I have always enjoyed watching running and swimming global championships as my two favourite racing sports covering sprint to long distances without the aid of any equipment.
As noted in 2018, “There’s something inherently human about sports like swimming and track. It is their simplicity which allows for the sports to become so highly anticipated during the Olympic Games”, a reality supported by the NBC network noting that both these sports (plus gymnastics) are the most popular sports.
From an Australian perspective, running and swimming have long provided many of Australia’s most famous Olympic Games (OG) moments.
I recall the 1976 OG, the only postwar games when Australia won zero gold medals, when many Australians looked to Stephen Holland (as the current world record holder) to win the 1500m freestyle, only for him to finish third behind two Americans (Bobby Hackett and Brian Goodell) when all three broke the world record.
This followed the enormous public expectation for Raelene Boyle, Australia’s three times OG sprint medallist (1968 and 1972) who was disqualified from the 200m event after false starting twice.
And with no Australian male winning an OG running gold medal since Ralph Doubell (800m 1968), there was immense public interest after Peter Bol won his 2021 OG 800m semi-final with an estimated 2.5 million Australians (one in ten) tuning in to watch the final with Bol finishing 4th.
On the track, memorable OG track moments for Australia include Herb Elliott’s 1960 1500m win at Rome in world record time, Betty Cuthbert being the only sprinter of any nation to win gold in the three distances (100m and 200m 1956 and 400m 1964), Cathy Freeman’s 400m victory before 112,000 home fans at the 2000 Sydney OG, and Sally Pearson’s 100m hurdles win at London 2012.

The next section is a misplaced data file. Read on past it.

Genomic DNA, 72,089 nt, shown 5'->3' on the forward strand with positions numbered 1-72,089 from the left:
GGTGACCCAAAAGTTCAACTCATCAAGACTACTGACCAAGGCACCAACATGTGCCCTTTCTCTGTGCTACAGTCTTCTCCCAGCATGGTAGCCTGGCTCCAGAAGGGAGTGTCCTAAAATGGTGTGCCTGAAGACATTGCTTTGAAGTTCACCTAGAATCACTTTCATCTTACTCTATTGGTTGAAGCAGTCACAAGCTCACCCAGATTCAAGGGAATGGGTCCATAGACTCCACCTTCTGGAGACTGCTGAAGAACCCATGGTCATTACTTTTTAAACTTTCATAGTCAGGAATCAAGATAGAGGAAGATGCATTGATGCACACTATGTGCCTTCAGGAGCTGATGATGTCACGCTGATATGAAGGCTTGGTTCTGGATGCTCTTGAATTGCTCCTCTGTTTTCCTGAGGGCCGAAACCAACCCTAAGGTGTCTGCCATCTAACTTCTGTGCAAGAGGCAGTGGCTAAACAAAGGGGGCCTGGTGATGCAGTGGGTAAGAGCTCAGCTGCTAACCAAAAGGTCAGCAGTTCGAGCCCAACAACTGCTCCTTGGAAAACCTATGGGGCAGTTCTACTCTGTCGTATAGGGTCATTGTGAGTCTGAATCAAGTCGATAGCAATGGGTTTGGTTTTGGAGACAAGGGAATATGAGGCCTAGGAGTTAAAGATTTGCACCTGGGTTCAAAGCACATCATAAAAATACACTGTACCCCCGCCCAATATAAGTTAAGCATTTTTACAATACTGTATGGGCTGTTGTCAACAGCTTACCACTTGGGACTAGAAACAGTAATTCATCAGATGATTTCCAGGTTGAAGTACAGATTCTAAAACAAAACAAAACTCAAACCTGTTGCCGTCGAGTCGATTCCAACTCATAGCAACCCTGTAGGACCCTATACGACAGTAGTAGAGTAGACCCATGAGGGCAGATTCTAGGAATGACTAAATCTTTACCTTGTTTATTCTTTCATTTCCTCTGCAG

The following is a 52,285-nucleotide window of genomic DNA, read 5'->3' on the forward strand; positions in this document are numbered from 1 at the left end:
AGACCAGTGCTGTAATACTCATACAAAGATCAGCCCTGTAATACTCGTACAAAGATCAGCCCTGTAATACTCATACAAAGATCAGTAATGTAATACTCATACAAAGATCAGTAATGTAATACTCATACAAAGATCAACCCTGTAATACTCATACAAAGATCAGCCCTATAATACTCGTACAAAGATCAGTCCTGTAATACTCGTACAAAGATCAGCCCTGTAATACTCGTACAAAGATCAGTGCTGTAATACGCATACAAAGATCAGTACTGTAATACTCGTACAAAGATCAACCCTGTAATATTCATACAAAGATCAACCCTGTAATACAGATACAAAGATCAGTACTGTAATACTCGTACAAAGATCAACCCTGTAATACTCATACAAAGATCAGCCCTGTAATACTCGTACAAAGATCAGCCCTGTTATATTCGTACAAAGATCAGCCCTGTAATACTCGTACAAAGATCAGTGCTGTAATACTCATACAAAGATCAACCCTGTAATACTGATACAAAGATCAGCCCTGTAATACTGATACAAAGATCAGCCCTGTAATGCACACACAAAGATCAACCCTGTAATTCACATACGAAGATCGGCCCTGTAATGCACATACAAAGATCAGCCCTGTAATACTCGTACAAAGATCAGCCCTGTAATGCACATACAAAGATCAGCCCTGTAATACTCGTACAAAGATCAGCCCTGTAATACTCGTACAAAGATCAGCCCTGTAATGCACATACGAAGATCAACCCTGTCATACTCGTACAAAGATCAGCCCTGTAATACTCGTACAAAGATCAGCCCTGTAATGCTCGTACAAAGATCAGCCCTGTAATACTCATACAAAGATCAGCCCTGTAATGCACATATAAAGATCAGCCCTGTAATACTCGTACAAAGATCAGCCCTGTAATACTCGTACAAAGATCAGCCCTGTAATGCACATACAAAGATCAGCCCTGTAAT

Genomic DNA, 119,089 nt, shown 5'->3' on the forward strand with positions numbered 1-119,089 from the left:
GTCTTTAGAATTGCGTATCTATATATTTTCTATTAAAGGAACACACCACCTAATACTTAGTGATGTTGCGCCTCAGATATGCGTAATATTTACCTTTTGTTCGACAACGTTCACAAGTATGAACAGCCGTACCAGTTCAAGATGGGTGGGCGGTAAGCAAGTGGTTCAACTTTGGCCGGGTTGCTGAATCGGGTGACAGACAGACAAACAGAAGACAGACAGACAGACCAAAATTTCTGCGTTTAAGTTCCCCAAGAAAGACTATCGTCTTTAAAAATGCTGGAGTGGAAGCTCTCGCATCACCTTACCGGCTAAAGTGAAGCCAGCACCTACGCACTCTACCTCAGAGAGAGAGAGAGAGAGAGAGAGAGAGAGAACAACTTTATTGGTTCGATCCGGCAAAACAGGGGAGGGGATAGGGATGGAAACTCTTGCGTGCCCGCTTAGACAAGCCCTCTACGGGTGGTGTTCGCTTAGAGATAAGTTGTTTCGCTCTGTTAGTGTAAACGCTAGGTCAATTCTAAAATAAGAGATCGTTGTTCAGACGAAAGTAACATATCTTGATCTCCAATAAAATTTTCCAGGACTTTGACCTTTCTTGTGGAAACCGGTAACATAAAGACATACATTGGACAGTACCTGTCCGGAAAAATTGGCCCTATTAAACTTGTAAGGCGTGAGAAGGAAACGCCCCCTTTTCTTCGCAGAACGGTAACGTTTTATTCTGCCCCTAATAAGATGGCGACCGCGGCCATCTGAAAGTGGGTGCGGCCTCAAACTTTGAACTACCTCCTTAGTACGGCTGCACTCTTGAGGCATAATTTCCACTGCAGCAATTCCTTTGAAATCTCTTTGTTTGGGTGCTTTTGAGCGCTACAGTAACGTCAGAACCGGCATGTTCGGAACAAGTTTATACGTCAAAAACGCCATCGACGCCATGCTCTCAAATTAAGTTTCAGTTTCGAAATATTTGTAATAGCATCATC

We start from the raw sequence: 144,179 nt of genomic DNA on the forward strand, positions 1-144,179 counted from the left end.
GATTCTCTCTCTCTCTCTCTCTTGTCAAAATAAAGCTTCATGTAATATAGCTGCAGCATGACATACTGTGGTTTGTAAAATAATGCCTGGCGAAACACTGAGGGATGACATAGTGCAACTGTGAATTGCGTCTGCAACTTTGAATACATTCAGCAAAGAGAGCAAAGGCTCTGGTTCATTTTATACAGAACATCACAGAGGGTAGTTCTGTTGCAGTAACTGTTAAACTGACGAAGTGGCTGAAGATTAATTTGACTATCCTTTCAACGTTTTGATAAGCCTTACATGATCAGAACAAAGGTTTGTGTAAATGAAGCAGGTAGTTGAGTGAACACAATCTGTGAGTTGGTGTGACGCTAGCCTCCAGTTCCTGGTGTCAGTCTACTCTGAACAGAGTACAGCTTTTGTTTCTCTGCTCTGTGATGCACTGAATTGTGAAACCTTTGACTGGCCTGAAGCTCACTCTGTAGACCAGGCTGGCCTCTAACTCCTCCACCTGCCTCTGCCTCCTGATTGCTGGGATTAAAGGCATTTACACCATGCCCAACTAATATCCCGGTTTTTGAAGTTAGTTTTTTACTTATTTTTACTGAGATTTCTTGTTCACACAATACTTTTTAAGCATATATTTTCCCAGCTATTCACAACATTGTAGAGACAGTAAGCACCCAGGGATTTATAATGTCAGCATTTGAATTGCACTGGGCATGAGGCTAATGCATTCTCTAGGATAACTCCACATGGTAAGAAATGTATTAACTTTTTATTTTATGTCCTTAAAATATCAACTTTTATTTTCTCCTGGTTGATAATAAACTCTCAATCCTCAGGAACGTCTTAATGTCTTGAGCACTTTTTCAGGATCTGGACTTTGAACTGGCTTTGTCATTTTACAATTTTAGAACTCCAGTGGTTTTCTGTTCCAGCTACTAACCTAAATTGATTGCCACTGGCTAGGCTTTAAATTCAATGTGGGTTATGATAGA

In the pool, Australia has consistently produced multiple OG gold medal champions including Dawn Fraser (100m 1956-1964), Murray Rose (400m 1956 and 1500m 1956 and 1960), Michael Wenden (100m and 200m 1968), Shane Gould (200m and 400m 1972), Kieran Perkins (1500m 1992 and 1996), Grant Hackett (1500m 2000-2004), Ian Thorpe (400m 2000-2004 and 200m 2004), Emma McKeon (50m and 100m 2021), and Ariarne Titmus (200m and 400m 2021).
But, as we build towards the Paris 2024 OG, the prospects of Australia’s running and swimming teams are vastly different with its runners only having an outside chance to medal whereas our swimmers recently had one of their most successful world championships (WC) ever winning 25 medals (13 golds, 7 silver and 5 bronze).
In the male individual events, Cameron McEvoy won gold in the 50m freestyle, Kyle Chambers gold 100m freestyle, Samuel Short gold, silver and bronze 400m, 800m and 1500m freestyle; and Zac Stubblety-Cook silver 200m breaststroke.
Of the female individual events, Shayna Jack won silver 50m freestyle, Mollie O’Callaghan gold 100m and 200m freestyle, Ariarne Titmus gold and silver 400m and 800m freestyle, Kaylee McKeown gold in the 50m, 100m and 200m backstroke, and Elizabeth Dekkers silver 200m butterfly.
Australia’s incredible freestyle depth also saw its men, women and mixed gender teams win gold for all three 4x100m relays, as well as gold and bronze for the women’s and men’s 4x200m teams.
In terms of current runners, however, Australia has very few medal prospects at the upcoming world championships to be held in Hungary (19-27 August 2023), despite having many runners with top 20 times as of 13 August 2023: Catriona Bisset 6th 800m, Linden Hall 8th 1500m, Oliver Hoare 8th 1500m, Jessica Hull 9th 1500m, Joseph Deng 11th 800m, Abbey Caldwell 11th 800m, Peter Bol 16th 800m, and Stewart McSweyn 19th 1500m.
So why the immense difference in terms of our current fortunes between running and swimming?
A recent article, though also suggesting Australians may have a genetic disposition for swimming success (which I doubt), attributes Australia’s longstanding swimming success to its excellent training and coaching system from club to elite in terms of skill, conditioning and flexibility; and Australia’s geography and climate which enable year-round access to quality pools for training with familiarity to the sport aided by many Australians taking advantage of coastal waters from a young age which helps establish related skills and technique.